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While learning the power rule, one thing popped up in my mind which is confusing me. We know what the power rule states :

$$\frac{\mathrm{d}}{\mathrm{d}x}(x^n) = nx^{n-1}$$ where $n$ is a real number.

But instead of $n$, if we have a trig function like $\sin(x)$, will the power rule still apply?

Eg. We have a function $y = x^{\sin(x)}$, and thus by the power rule;

$$\frac{dy}{dx} = sin(x)x^{sin(x)-1}$$.

Is this possible? Please tell me if even the function I wrote above really does exist or not.

I know this may seem a stupid question to many, but please help because I cannot find any explanation to this.

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  • $\begingroup$ put $ at the start and at the end of every math notation please. $\endgroup$ – petru Feb 17 '17 at 16:51
  • $\begingroup$ If $y=x^{\sin x} = \exp(\sin x \ln x)=xe^{\sin x}$ and use the chain and product rule. $\endgroup$ – Kevin Feb 17 '17 at 16:53
  • $\begingroup$ Here's what I found on Wolfram Alpha - wolframalpha.com/input/?i=d+%7Bx%5Esin(x)%7D%2Fdx $\endgroup$ – Saksham Feb 17 '17 at 17:03
  • $\begingroup$ Regarding the highlighted question: No. Note the difference: in the first case ($y=x^n$), $n$ is a constant. In the second case, $y= x^{\sin x}$, $\sin x$ is a non-constant function. $\endgroup$ – Namaste Feb 17 '17 at 17:15
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Let me answer for any variable exponent $n(x)$: no,

$$(x^{n(x)})'=n(x) x^{n(x)-1}$$ doesn't hold.

As a counterexample, consider the function

$$n(x):=\frac1{\ln(x)}$$

remarking that $$x^{n(x)}=x^{1/\ln(x)}=e^{\ln(x)/\ln(x)}=e.$$

The wrong rule would yield

$$\frac1{\ln(x)}x^{1/\ln(x)-1}=\frac1{\ln(x)}e^{1-\ln(x)}.$$

But on another hand, the derivative of a constant is $0$.


The correct rule can be found by means of logarithms:

$$(x^{n(x)})'=(e^{\ln(x)n(x)})'=(\ln(x)n(x))'e^{\ln(x)n(x)}=\left(\frac{n(x)}x+\ln(x)n'(x)\right)x^{n(x)}.$$

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  • $\begingroup$ Strictly speaking, this is not a proof that it won't work for trigonometric functions (for this see the second part), but I wanted to keep it simple. $\endgroup$ – Yves Daoust Feb 17 '17 at 17:24
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one possibility is taking the logarithm on both sides $$\ln(y)=\sin(x)\ln(x)$$ and by the chain rule we get $$\frac{y'}{y}=\cos(x)\ln(x)+\sin(x)\cdot \frac{1}{x}$$ you must multiply this equation by $$y(x)$$

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I think you must start with $y=x^x$ then $y=f(x)^{g(x)}$ $$y=x^x \to \ln y=\ln x^x\\\ln y=x\ln x \to (\ln y=x\ln x')\\ \dfrac{y'}{y}=(1.\ln x+x .\dfrac1x) \\y'=y\times (\ln x+1) \\y'=x^x(\ln x+1) $$then for $$y=f(x)^{g(x)} \to \ln y=\ln f(x)^{g(x)} \\\ln y = g(x)\ln f(x) \to (\ln y = g(x)\ln f(x))'\\\dfrac{y'}{y}=(g'(x)\ln f(x)+g(x)\dfrac{f'(x)}{f(x)}) \\so\\ y'=y \times (g'(x)\ln f(x)+g(x)\dfrac{f'(x)}{f(x)}) \\y'=f(x)^{g(x)}\times (g'(x)\ln f(x)+g(x)\dfrac{f'(x)}{f(x)})$$ $$y=x^{\sin x} \to \ln y=\sin x \times \ln x \\$$apply derivation $$\dfrac{y'}{y}=\cos x \ln x+ \sin x \times\dfrac{1}{x} \\ \to y'=y(\cos x \ln x+ \sin x \times\dfrac{1}{x})\\y'=x^{\sin x}(\cos x \ln x+ \sin x \times \dfrac{1}{x})$$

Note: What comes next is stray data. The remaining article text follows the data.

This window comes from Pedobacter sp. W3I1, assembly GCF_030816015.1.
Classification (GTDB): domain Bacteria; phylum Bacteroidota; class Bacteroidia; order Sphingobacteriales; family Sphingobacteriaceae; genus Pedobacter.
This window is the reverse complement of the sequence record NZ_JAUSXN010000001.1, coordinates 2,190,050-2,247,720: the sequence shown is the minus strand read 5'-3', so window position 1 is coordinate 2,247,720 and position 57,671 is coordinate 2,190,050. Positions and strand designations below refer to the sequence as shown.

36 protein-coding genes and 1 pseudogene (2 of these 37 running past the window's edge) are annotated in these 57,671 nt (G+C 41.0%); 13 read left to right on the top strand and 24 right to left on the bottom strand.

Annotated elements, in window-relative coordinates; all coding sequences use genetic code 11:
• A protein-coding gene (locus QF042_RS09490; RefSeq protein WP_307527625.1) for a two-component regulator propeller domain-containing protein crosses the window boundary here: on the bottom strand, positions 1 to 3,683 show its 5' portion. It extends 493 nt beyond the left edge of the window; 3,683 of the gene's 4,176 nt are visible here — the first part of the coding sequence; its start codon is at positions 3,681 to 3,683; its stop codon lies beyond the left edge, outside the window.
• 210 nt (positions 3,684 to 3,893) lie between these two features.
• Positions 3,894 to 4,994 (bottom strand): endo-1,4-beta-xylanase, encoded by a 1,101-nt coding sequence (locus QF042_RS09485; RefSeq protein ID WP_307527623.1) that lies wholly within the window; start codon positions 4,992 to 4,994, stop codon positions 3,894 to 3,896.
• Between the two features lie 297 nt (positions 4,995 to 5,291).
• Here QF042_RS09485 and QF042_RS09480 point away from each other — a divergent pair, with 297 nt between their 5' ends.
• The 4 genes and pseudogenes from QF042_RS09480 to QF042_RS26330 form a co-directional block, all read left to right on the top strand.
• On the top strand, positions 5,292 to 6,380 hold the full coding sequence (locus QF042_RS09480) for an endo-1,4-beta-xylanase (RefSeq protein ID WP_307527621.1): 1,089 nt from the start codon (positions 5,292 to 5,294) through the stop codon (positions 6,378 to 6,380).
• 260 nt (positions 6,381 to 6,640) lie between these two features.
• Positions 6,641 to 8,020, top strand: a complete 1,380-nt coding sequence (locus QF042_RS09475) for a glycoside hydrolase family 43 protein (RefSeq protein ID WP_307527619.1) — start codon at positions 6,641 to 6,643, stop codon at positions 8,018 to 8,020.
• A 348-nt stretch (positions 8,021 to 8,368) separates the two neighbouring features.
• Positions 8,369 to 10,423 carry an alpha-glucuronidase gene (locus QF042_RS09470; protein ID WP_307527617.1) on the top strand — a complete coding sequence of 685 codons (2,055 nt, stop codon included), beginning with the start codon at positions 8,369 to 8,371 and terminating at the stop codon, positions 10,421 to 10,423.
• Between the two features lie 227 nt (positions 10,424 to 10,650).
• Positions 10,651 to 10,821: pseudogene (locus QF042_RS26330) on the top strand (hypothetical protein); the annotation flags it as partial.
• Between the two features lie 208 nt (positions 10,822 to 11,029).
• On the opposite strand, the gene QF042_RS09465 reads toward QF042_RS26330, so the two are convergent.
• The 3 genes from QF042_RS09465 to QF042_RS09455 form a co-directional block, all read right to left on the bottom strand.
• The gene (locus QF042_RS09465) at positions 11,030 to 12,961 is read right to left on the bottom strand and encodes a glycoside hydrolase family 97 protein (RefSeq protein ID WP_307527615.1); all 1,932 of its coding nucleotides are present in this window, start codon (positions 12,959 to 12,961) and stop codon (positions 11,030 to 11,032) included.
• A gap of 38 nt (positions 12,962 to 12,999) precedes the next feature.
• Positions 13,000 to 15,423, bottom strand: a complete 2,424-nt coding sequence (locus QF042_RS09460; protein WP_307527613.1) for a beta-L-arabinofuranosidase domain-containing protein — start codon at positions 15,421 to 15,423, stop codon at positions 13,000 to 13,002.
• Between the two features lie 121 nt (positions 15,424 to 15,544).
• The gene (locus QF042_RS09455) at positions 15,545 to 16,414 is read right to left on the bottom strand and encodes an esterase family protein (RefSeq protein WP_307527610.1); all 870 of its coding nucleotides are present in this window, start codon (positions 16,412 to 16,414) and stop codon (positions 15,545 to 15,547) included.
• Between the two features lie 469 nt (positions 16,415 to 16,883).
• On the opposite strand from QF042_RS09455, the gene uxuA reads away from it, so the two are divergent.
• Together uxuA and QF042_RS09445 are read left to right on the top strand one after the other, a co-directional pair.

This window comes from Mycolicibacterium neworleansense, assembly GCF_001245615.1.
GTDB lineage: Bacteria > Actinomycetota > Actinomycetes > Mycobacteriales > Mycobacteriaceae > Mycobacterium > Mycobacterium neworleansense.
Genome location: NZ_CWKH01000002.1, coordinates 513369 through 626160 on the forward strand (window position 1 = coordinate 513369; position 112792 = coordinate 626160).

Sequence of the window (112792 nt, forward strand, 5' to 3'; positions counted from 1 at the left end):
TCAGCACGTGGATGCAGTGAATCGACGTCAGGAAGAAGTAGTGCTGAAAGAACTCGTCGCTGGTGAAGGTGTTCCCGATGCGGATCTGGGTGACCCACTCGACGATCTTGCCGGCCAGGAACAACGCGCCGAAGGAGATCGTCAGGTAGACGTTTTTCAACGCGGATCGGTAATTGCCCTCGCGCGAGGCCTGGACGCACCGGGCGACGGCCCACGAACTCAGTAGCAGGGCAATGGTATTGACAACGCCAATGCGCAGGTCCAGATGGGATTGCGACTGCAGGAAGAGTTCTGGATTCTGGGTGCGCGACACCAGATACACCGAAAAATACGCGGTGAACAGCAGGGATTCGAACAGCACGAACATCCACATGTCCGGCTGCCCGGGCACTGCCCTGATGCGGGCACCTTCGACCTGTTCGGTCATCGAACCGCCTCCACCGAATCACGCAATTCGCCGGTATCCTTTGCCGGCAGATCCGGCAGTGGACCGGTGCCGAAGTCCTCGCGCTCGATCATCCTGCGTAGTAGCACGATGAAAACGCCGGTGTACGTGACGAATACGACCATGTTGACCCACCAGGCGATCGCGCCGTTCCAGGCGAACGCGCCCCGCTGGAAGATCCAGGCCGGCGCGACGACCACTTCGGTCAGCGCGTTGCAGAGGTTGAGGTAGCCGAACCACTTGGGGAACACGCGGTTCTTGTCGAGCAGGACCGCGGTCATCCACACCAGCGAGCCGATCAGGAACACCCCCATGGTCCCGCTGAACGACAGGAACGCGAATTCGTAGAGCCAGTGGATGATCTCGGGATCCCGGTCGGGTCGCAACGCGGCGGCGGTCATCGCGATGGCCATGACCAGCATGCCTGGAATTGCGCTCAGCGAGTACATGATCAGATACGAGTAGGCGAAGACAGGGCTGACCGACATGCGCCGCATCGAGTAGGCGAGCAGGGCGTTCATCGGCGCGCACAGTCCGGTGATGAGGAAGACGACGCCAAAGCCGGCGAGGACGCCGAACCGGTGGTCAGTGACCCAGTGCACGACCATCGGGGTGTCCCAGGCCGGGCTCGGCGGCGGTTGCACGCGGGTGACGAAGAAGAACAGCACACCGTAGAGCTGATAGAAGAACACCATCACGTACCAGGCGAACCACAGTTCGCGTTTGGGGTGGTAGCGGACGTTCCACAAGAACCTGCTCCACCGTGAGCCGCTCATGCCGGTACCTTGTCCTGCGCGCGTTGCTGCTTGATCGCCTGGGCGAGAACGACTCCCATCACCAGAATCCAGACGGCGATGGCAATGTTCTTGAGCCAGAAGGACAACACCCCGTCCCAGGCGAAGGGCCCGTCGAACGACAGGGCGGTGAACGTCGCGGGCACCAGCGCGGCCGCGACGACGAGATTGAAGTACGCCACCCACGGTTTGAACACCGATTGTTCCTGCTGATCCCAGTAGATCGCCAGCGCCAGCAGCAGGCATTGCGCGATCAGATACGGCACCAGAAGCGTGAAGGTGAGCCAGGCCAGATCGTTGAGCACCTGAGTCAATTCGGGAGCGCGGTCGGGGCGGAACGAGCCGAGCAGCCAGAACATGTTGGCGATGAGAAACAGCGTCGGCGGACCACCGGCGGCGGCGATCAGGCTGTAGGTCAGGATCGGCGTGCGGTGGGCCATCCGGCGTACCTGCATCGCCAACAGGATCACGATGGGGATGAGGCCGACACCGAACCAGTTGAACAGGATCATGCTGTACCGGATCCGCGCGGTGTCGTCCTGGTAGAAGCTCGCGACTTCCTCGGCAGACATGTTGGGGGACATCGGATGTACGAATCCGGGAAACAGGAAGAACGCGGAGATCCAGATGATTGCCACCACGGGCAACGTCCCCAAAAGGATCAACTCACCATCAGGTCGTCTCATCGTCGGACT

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No. It will not maintain the rule as you pointed out. The reason for that is that the derivative act on a function like an operator much more generalized as the power rule: It is a limit of some quantity. Because of that if you change the power to some function you will have to understand how this new functions changes as the limit is been taken.

The function $\sin(x)x^{\sin(x)-1}$ exists and is the function plotted below enter image description here

But if you make the calculations of the derivative of $x^{\sin(x)}$ the function that you'll get is $x^{\sin(x)-1}(\sin(x)+x\ln(x)\cos(x))$ plotted below

enter image description here

So note how you have to use the full tolls to get the correct answer, these two functions are different because that you have to think that, because the power is now a function, other tools pointed out in other answers will have to be used.

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It is important to understand the power rule of differentiation $$\frac{d}{dx}x^{n} = nx^{n - 1}\tag{1}$$ The $n$ in exponent is independent of $x$. There is another power rule where $n$ is base namely $$\frac{d}{dx}n^{x} = n^{x}\log n\tag{2}$$ Here also the base $n$ is independent of $x$. Note that there is no power rule to deal with $$\frac{d}{dx}u^{v}$$ where both $u, v$ are non-constant functions of $x$. But that does not mean that we can't differentiate $u^{v}$. The right approach is to use the definition $u^{v} = \exp(v\log u)$ and then differentiate via chain rule (and product rule) to get $$\frac{d}{dx}u^{v} = u^{v}\left(\frac{v}{u}\frac{du}{dx} + \log u\cdot\frac{dv}{dx}\right)\tag{3}$$ Note that if $u$ (or $v$) is constant then one of the terms in parenthesis vanishes and we essentially get one of the formulas $(1)$ and $(2)$.

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No, you cannot temporarily assume one of two variables to be constant when differentiating with respect exponent or argument in base function separately.

To handle both at the same time, take logarithm on both sides

$$\ln y =\sin x \ln x$$ and by the chain rule we get

$$\frac{y'}{y}=\cos x \ln x+\sin x\cdot \frac1{x}$$

$$ y^{\prime}= \left( \cos x \ln x+\sin x\cdot \frac1{x} \right) x^ {\sin x} $$

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